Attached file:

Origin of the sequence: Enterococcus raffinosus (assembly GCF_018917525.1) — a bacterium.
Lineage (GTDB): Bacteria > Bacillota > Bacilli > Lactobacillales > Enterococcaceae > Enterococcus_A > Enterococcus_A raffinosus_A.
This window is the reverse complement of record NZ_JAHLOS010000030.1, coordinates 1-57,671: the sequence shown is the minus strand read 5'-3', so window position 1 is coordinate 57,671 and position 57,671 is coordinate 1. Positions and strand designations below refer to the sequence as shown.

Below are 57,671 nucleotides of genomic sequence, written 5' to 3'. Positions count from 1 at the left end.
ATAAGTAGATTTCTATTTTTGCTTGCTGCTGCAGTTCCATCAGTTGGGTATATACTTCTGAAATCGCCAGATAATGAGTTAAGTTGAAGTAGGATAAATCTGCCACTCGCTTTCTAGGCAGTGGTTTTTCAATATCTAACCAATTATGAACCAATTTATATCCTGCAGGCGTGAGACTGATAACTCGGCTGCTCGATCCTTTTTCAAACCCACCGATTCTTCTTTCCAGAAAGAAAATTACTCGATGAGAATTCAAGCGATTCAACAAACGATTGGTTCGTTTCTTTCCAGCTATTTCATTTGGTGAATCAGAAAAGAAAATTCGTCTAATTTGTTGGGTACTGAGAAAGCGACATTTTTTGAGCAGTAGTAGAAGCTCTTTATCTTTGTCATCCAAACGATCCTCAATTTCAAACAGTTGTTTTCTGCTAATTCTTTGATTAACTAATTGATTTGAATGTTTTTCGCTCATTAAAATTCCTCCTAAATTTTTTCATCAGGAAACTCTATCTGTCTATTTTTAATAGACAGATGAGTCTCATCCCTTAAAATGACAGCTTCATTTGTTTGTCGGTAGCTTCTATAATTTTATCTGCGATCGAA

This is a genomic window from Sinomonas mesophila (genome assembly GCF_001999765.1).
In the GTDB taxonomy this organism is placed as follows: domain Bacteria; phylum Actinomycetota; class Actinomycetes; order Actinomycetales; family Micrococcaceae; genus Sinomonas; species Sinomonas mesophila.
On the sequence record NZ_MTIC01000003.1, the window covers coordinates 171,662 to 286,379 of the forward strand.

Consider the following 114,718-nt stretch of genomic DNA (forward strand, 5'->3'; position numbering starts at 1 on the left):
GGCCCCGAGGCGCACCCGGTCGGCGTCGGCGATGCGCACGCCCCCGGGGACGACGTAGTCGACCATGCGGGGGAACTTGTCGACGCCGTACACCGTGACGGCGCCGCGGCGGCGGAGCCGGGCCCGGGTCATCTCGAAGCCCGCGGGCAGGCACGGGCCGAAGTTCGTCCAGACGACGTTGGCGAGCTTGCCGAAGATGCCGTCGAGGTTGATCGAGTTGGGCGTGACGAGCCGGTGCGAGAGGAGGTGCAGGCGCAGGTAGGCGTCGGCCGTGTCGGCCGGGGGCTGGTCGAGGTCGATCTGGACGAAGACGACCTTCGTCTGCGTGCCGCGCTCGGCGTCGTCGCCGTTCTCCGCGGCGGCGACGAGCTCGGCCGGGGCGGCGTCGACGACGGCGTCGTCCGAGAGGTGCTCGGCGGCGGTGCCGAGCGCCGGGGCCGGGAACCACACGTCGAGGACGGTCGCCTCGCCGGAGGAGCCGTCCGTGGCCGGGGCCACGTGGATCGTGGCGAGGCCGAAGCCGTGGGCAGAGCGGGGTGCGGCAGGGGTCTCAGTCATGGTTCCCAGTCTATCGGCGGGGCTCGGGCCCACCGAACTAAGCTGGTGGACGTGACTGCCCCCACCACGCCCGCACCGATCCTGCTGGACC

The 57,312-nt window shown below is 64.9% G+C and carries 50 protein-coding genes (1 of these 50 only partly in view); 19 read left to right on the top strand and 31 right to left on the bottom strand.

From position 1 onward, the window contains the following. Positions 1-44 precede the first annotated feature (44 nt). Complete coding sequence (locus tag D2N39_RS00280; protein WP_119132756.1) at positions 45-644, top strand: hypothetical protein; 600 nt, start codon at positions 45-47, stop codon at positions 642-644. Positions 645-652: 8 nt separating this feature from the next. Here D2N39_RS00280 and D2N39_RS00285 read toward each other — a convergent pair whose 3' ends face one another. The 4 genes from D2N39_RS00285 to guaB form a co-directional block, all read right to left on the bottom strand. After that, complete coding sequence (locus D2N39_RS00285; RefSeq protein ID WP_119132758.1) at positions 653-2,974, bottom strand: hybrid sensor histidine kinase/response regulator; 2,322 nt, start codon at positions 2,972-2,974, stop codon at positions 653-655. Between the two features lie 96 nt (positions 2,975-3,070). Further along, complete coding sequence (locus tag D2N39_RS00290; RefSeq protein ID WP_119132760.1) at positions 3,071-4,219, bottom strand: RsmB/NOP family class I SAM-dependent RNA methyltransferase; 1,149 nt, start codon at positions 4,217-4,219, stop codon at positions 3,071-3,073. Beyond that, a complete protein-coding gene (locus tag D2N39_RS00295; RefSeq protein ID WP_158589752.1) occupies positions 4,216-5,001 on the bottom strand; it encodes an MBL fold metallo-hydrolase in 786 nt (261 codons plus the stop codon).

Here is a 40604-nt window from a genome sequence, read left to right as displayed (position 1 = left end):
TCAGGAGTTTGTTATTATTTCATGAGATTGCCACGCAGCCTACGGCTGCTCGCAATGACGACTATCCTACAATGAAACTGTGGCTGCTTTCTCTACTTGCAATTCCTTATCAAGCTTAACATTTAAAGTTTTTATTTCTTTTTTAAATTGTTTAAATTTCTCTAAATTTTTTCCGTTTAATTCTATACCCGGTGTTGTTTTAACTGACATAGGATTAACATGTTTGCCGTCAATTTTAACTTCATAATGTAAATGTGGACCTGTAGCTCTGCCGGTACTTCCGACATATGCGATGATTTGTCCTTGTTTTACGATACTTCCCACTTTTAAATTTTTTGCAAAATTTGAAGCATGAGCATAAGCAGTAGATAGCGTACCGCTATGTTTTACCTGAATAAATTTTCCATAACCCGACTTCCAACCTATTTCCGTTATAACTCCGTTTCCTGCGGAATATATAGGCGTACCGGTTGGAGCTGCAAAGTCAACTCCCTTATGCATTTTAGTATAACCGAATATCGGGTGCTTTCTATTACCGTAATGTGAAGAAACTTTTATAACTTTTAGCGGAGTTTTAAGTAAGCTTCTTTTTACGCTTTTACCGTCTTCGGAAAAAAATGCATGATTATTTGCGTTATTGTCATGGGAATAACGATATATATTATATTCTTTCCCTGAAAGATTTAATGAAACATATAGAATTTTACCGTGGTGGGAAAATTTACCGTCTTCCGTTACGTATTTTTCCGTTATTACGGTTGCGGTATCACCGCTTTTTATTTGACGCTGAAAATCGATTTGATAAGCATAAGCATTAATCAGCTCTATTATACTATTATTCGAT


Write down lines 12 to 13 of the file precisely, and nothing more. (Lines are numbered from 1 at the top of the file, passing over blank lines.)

From position 1 onward, the window contains the following. Positions 1-44 precede the first annotated feature (44 nt). Complete coding sequence (locus tag D2N39_RS00280; protein WP_119132756.1) at positions 45-644, top strand: hypothetical protein; 600 nt, start codon at positions 45-47, stop codon at positions 642-644. Positions 645-652: 8 nt separating this feature from the next. Here D2N39_RS00280 and D2N39_RS00285 read toward each other — a convergent pair whose 3' ends face one another. The 4 genes from D2N39_RS00285 to guaB form a co-directional block, all read right to left on the bottom strand. After that, complete coding sequence (locus D2N39_RS00285; RefSeq protein ID WP_119132758.1) at positions 653-2,974, bottom strand: hybrid sensor histidine kinase/response regulator; 2,322 nt, start codon at positions 2,972-2,974, stop codon at positions 653-655. Between the two features lie 96 nt (positions 2,975-3,070). Further along, complete coding sequence (locus tag D2N39_RS00290; RefSeq protein ID WP_119132760.1) at positions 3,071-4,219, bottom strand: RsmB/NOP family class I SAM-dependent RNA methyltransferase; 1,149 nt, start codon at positions 4,217-4,219, stop codon at positions 3,071-3,073. Beyond that, a complete protein-coding gene (locus tag D2N39_RS00295; RefSeq protein ID WP_158589752.1) occupies positions 4,216-5,001 on the bottom strand; it encodes an MBL fold metallo-hydrolase in 786 nt (261 codons plus the stop codon).

Here is a 40604-nt window from a genome sequence, read left to right as displayed (position 1 = left end):